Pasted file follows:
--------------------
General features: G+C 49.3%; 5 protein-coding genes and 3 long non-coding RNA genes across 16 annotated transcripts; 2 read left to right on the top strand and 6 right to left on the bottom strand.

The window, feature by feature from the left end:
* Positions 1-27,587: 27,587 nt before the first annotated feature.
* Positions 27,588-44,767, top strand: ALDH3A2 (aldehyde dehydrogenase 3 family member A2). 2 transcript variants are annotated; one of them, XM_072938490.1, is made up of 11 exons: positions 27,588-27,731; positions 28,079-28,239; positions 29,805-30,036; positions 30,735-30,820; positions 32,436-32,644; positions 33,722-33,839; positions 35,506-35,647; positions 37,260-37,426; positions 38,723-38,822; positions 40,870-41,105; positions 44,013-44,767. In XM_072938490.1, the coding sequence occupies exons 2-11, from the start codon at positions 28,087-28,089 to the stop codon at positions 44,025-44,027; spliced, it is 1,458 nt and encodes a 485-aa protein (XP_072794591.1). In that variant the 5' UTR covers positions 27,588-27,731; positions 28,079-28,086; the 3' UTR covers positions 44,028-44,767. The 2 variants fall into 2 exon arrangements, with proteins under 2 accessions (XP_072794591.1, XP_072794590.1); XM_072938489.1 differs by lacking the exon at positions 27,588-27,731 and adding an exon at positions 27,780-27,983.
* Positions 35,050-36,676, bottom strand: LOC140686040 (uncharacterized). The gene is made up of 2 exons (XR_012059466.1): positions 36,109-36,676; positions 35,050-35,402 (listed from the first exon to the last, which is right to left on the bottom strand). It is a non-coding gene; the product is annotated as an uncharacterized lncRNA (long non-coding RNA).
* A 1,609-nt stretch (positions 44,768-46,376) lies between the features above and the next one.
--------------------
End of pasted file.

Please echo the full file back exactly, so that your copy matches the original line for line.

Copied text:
General features: G+C 49.3%; 5 protein-coding genes and 3 long non-coding RNA genes across 16 annotated transcripts; 2 read left to right on the top strand and 6 right to left on the bottom strand.

The window, feature by feature from the left end:
* Positions 1-27,587: 27,587 nt before the first annotated feature.
* Positions 27,588-44,767, top strand: ALDH3A2 (aldehyde dehydrogenase 3 family member A2). 2 transcript variants are annotated; one of them, XM_072938490.1, is made up of 11 exons: positions 27,588-27,731; positions 28,079-28,239; positions 29,805-30,036; positions 30,735-30,820; positions 32,436-32,644; positions 33,722-33,839; positions 35,506-35,647; positions 37,260-37,426; positions 38,723-38,822; positions 40,870-41,105; positions 44,013-44,767. In XM_072938490.1, the coding sequence occupies exons 2-11, from the start codon at positions 28,087-28,089 to the stop codon at positions 44,025-44,027; spliced, it is 1,458 nt and encodes a 485-aa protein (XP_072794591.1). In that variant the 5' UTR covers positions 27,588-27,731; positions 28,079-28,086; the 3' UTR covers positions 44,028-44,767. The 2 variants fall into 2 exon arrangements, with proteins under 2 accessions (XP_072794591.1, XP_072794590.1); XM_072938489.1 differs by lacking the exon at positions 27,588-27,731 and adding an exon at positions 27,780-27,983.
* Positions 35,050-36,676, bottom strand: LOC140686040 (uncharacterized). The gene is made up of 2 exons (XR_012059466.1): positions 36,109-36,676; positions 35,050-35,402 (listed from the first exon to the last, which is right to left on the bottom strand). It is a non-coding gene; the product is annotated as an uncharacterized lncRNA (long non-coding RNA).
* A 1,609-nt stretch (positions 44,768-46,376) lies between the features above and the next one.